• BN’s long-running authority over TV, newspapers, radio and other mainstream media pushed opposition parties to social media as a means of circumventing government barriers. After BN lost its parliamentary supermajority in 2008 and suffered more losses in 2013, the coalition – along with other political parties – appears to have appealed to fresh, data-centric tactics in the 14th general election.
  • In addition to location- and language-based micro-targeted Facebook advertisements, party representatives made extensive use of WhatsApp groups to disseminate political messages. One representative claimed to have been in 991 distinct WhatsApp groups for such purposes. Another has been sending personal birthday wishes to his supporters via SMS for the past five years.
  • A host of private companies, public relations outfits and consultants, both domestic and international, have worked for Malaysian political campaigns seeking a modern digital toolkit with which to profile voters. Some companies espouse a partisan orientation and have collected sensitive information on the political stances of millions of Malaysians.


_A screenshot of a WhatsApp group containing Pakatan Harapan politicians and activists_

The collection of personal information by political parties has not been hindered by legal restrictions or transparency mandates

  • Malaysia’s Personal Data Protection Act (PDPA), passed in 2010, was enacted to regulate the processing of personal data, but the law applies only to commercial transactions. Federal and State governments are free to amass personal data, and they are not required by law to disclose any data breaches.
  • The Department of Personal Data Protection Malaysia stated that political parties collecting and using personal data for campaigning purposes does not fall within the authority of PDPA.
  • These lax legal barriers appear to have facilitated BN’s ability to access and guard personal data from government sources for the 2018 general election.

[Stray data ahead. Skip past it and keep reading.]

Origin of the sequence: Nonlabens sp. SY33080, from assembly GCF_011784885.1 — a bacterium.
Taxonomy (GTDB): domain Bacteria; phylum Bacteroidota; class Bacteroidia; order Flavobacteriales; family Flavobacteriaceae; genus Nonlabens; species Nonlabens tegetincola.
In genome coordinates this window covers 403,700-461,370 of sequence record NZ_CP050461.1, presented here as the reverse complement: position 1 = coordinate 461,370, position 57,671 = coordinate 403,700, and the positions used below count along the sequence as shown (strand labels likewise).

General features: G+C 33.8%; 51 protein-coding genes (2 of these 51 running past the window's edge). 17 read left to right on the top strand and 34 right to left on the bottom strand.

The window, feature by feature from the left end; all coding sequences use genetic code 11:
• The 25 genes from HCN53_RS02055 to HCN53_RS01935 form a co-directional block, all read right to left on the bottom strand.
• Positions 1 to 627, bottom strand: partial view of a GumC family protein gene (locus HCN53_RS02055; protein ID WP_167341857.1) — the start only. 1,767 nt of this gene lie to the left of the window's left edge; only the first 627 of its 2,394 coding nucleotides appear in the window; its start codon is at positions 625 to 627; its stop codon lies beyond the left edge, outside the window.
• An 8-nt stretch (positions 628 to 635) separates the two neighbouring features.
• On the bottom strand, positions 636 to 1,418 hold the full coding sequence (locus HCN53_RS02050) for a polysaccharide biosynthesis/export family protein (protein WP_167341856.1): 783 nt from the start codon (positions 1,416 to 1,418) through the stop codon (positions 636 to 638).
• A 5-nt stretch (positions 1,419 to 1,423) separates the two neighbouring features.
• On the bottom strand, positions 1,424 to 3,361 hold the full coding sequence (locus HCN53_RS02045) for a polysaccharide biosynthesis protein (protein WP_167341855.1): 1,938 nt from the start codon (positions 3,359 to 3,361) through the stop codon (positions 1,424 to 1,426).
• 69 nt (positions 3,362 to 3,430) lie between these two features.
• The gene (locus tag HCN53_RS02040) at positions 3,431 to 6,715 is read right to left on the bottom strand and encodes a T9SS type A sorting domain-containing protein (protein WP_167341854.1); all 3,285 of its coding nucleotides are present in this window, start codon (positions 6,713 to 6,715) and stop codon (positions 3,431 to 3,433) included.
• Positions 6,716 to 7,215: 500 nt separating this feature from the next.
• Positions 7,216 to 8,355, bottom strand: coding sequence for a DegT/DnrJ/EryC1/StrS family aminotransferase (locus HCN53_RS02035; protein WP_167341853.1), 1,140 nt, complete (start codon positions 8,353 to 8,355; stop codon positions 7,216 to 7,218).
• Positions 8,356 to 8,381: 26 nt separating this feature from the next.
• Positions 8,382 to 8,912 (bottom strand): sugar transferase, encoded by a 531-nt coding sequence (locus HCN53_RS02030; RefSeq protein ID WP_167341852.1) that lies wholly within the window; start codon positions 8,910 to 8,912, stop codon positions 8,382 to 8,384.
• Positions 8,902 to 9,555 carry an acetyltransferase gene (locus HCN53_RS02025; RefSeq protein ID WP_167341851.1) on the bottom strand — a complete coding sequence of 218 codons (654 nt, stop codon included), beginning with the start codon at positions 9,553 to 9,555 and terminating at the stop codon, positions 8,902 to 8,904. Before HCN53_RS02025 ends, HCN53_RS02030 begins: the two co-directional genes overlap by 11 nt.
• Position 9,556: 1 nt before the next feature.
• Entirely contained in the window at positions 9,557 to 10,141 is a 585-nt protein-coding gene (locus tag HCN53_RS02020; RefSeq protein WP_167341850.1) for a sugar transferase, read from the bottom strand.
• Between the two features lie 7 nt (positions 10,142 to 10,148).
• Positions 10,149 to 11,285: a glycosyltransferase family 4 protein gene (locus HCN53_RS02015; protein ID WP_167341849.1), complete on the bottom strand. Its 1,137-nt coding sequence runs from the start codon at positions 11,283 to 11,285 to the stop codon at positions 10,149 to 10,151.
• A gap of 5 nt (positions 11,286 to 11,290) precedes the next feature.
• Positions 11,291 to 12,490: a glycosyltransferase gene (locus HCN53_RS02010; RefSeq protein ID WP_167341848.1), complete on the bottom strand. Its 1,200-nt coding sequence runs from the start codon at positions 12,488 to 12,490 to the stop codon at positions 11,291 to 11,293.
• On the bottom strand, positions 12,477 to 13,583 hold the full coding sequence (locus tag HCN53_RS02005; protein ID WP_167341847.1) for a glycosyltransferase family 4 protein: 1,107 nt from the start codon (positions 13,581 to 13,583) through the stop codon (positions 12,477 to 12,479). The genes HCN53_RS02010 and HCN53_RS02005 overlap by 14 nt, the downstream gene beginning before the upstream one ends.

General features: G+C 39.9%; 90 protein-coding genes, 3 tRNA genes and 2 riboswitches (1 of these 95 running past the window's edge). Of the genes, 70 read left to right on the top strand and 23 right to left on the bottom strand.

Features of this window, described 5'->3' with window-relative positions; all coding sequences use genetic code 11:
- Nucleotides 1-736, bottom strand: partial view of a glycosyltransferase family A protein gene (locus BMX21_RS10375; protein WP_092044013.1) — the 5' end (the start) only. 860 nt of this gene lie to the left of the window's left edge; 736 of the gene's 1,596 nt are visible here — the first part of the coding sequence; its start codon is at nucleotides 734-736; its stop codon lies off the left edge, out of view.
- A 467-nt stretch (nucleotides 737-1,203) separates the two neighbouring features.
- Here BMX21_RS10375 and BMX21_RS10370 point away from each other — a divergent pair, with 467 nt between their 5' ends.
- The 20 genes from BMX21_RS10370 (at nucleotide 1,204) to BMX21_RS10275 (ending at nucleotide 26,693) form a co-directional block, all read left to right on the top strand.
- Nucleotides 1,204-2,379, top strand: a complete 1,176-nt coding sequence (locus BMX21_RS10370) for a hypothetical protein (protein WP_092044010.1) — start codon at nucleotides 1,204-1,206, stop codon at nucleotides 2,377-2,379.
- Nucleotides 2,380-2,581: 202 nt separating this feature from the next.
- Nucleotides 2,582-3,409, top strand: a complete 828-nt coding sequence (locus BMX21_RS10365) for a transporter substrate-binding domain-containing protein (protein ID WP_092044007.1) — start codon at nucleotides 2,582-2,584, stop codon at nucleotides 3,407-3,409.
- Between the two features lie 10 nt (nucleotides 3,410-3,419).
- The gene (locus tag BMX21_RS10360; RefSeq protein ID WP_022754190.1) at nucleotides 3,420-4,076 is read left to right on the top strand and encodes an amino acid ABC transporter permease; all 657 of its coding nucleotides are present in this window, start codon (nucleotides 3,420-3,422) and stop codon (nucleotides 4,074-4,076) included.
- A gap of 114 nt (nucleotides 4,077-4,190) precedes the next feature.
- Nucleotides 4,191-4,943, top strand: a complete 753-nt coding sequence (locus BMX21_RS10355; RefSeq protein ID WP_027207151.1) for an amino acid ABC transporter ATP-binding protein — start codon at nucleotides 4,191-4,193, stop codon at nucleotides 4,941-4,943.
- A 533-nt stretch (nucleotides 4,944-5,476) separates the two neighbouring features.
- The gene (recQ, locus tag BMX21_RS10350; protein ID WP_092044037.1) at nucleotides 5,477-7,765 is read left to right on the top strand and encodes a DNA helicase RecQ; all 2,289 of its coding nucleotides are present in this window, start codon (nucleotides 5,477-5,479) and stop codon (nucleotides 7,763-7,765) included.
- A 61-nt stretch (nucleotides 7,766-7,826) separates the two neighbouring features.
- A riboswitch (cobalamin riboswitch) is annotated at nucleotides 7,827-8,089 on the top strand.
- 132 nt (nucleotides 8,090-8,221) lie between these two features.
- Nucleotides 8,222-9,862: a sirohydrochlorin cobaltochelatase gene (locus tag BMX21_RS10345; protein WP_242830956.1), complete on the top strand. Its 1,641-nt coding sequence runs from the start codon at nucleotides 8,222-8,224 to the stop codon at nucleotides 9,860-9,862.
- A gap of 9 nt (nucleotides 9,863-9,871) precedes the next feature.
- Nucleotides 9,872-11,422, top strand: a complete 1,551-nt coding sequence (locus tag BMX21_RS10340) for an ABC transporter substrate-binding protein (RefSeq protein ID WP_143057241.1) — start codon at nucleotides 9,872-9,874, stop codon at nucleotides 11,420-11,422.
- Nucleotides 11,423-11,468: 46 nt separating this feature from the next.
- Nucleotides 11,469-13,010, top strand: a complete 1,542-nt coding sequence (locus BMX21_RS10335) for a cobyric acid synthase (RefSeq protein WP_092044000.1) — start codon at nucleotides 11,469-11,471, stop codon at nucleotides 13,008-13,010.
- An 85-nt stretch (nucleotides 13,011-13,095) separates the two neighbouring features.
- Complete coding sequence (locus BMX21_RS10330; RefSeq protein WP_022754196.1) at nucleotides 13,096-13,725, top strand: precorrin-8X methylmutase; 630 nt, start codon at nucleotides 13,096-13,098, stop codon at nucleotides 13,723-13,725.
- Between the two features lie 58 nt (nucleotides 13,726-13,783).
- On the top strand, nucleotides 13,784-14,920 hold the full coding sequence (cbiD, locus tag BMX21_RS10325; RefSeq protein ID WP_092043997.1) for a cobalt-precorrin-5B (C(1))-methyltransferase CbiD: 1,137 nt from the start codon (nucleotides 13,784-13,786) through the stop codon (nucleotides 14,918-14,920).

• The Malaysian government is insulated from robust public scrutiny, as any Malaysian government document can be classified as a state secret per Section 2B of the Official Secrets Act (1972). In the past, these documents have included information on crime statistics and even Malaysia’s air pollution index. This has enabled the Malaysian government to collect and safeguard information with no public oversight.
Barisan Nasional’s access to government data and homegrown data collection efforts for political campaigning

• A leader from Umno, a constituent party of the BN coalition, informed Boo that the party used personal data acquired from government agencies to convince individuals to re-elect BN by reminding them exactly how much government aid they received under the then-ruling party. Among the government agencies Umno approached are district education offices (for lists of teachers and parents), the People’s Volunteer Corps (for a list of members), other agencies (for a list of cash aid recipients), the national poverty database and others. Umno has also reported success obtaining lists of patients at public hospitals. All of this information was compiled to assess how much government aid an individual received, which was in turn communicated to the individual voter.

• Despite Umno, MIC and Gerakan (all BN constituent parties) acknowledging that they had access to e-Kasih, the national poverty databank, or data on recipients of a cash aid called BR1M, a representative from the Inland Revenue Board denied any data sharing with political parties.


_A file titled “List of recipients of Bantuan Rakyat 1 Malaysia 2017 Phase 1” that shows names, police or military IC numbers, addresses, and mobile or home phone numbers of recipients of a government aid program in the Malaysian state of Perak. Credit: Shown by an Opposition MP who says he received the list on WhatsApp._

For more details on the above highlights, read Boo Su-Lyn's full report on Voter Data in Malaysia's 2018 Elections here.

An introduction to the Influence Industry project can be found at The Influence Industry: The Global Business of Using Your Data in Elections and an introduction to the tools and techniques of the political data industry can be found at Tools of the Influence Industry. Additional country features on Italy and Mexico are also available.

Varoon Bashyakarla is a data scientist and researcher at the Tactical Technology Collective. His past statistical undertakings led him to a variety of domains: public health, public safety, sports, finance, and cybersecurity. After working as a data scientist in Silicon Valley, he is now living in Berlin and exploring how personal information is used for political influence.

Thank you to Boo Su-Lyn, Gary Wright, Christy Lange, and Stephanie Hankey for their suggested edits to this piece.

Published June 29, 2018